Ray Foulk, author of "The Last Great Event"

We recently spoke to Ray Foulk, author of the recently released Ray Foulk, author of The Last Great Event: When the World Came to the Isle of Wight (with Jimi Hendrix and Jim Morrison). Ray founded the Isle of WIght Festival with his brother in 1968. This is his second book on those legendary music festivals, the first being Stealing Dylan from Woodstock: When the World Came to the Isle of Wight. Get 20% off and free p&p for The Last Great Event here. Use the code MEDINA20 to get the discount.
Here's what Ray had to say about his latest book.

I recently read Michael Lang’s account of Woodstock, which was beset by many similar problems to your festival, despite extensive planning. All I could think of was “were you guys insane?”

I too have read Michael’s book (and also Robert Spitz’s Barefoot in Babylon which is a very much more comprehensive account of Woodstock).  There are certain parallels, as well as some significant differences. I believe my brother and I shared with Michael the naiveté of youth and an unbounded ambition, believing that anything was possible and anything could be done. Once on the tiger’s back it seems we all then had sufficient stamina to sustain the journey. I don’t think we were insane but it sure looks that way, looking back from the comforts of age and maturity, 46 years on.

There is a good deal of misinformation about our respective festivals. I think on balance the Isle of Wight was altogether better organised, and we were on time with the construction of the arena. At Woodstock the arena had not been built by the time the audience started arriving and so the event had to become a free festival from the off. Of course, this was never the intention. Advance tickets had been sold in large numbers. Secondly, we were blessed with fine weather. Woodstock endured some quite horrendous rain and storms. (There but for the grace of God . . .) Woodstock was also plagued by ‘bad acid’. More than 500 were hospitalised.  Meanwhile, we had the problem of an overlooking hillside and a bunch of radicals wanting the festival to be free; and this became a running sore with the organisers – though not with the audience.


Was the 1969 or the 1970 show the definitive Isle of Wight Festival in your opinion, and, if so, why?

’69 and ’70 festivals were very different and constitute very different stories, as our two books show. Indeed that is why it has all had to be told in two Volumes. I personally find it difficult to say which my favourite festival is.

’69 was a landmark in Bob Dylan’s life and was probably the greatest music coup of the sixties decade. The event was a triumph in many ways, including financially, and something me and my family are immensely proud of.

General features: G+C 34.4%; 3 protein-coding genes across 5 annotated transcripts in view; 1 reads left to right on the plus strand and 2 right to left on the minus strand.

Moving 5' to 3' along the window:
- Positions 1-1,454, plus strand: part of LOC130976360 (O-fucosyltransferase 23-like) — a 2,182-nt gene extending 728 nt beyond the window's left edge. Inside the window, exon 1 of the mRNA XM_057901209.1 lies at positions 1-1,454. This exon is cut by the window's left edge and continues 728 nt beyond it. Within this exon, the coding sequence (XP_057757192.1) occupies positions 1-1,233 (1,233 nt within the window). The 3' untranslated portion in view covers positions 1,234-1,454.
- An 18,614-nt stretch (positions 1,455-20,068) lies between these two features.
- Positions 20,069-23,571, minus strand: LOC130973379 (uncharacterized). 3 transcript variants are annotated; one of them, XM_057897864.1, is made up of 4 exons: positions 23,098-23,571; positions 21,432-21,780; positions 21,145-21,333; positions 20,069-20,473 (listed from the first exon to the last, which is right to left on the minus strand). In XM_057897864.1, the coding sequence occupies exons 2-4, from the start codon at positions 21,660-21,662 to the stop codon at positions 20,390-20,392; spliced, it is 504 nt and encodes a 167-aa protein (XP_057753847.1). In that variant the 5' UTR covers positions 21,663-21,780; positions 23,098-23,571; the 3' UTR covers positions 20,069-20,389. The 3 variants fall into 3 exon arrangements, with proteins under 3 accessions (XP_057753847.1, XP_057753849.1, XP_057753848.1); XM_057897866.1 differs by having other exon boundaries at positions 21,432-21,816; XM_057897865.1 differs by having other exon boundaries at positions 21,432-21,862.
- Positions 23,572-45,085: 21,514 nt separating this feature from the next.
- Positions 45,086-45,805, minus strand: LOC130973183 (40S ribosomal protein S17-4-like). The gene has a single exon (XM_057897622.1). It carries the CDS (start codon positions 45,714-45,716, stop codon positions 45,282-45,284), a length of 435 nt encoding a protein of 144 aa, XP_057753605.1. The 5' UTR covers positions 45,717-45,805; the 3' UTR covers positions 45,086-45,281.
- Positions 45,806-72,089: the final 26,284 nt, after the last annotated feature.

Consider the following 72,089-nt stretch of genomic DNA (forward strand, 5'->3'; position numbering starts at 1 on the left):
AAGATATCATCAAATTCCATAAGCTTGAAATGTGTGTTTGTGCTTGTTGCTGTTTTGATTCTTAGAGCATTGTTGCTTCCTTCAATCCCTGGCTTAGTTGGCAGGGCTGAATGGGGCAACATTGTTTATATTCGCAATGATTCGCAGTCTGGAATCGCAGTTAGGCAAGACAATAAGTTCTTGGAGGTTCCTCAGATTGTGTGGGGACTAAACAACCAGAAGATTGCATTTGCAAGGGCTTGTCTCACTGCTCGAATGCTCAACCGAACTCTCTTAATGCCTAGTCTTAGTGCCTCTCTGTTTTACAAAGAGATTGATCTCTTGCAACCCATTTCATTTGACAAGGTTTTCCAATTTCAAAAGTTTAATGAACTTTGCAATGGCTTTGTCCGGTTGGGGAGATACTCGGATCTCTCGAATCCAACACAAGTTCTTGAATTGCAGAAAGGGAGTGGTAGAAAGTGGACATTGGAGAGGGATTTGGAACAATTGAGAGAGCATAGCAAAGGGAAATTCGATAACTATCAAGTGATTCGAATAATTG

1970 was altogether different, but in spite of monumental difficulties the event was truly heroic, and for the vast majority of audience and artists it was a once in a lifetime amazing experience. I think I speak for my family when I say that we are equally proud to have been part of that history too. 

You debunk many of the myths surrounding  the “Last Great Event,” among them Joni Mitchell getting booed offstage and Hendrix playing through a fire on the main stage. Any idea how those tall tales and rumors became accepted facts?

Myths easily get going in the media. When the festival was written about in the decades that followed the event, the original irresponsible and/or sloppy journalism of the time served as a resource for research. Untruths have been copied and have proliferated. Although some reports suggested that Joni Mitchell was booed off, Melody Maker, for instance, ran a front page headline in their post-festival edition: “Joni’s triumph”. In doing research is it necessary to dig around and find the truth.
On the matters you ask about, though the major source of both truth and misinformation can be found in the plethora of so far released film footage. When not edited the film rarely lies. Once edited, it can be responsible for absolute whoppers. What happened with Joni is clear in an uncut sequence of film. With Jimi Hendrix playing through fire, the film is cut to indicate billowing smoke emitting from the stage roof while Hendrix performs a number actually filmed an hour earlier. If fact, when examined closely, it can be observed that the first announcement of ‘fire’ occurred at a point after Jimi leaves the stage and as the drum-set is being dismantled.

Subsequent to the release of the many 1970 Isle of Wight films (beginning in the Nineties) lazy journalists and programme makers have reached for the (doctored) DVD’s and used them as primary sources rather than exercising due scholarship with more thorough investigations. The errors are then further replicated (and even exaggerated) in subsequent work. And so it goes. I hope that our books not only set the record straight but will serve as a more reliable authoritative resource for future writers and programme makers.


Will an accurate and definitive film of the Isle of Wight festivals ever get made?

We are already in dialogue with film makers interested creating alternative versions of the events, but don’t hold your breath. I do believe that in the fullness of time a comprehensive and truthful version will be produced. The footage exists and is out there, everywhere. It’s just a matter of rights and budget to assemble the definitive film. 

Do you have a relationship with the Festival today?

No, not beyond friendship with both the Isle of Wight Festival and Bestival. We were guests of John and Caroline Giddings at this year’s Isle of Wight Festival in June where we staged a heritage exhibition in the Artists’ Village area. I am to be a guest speaker at Bestival in September.

Get 20% off and free p&p for The Last Great Event here. Use the code MEDINA20 to get the discount.


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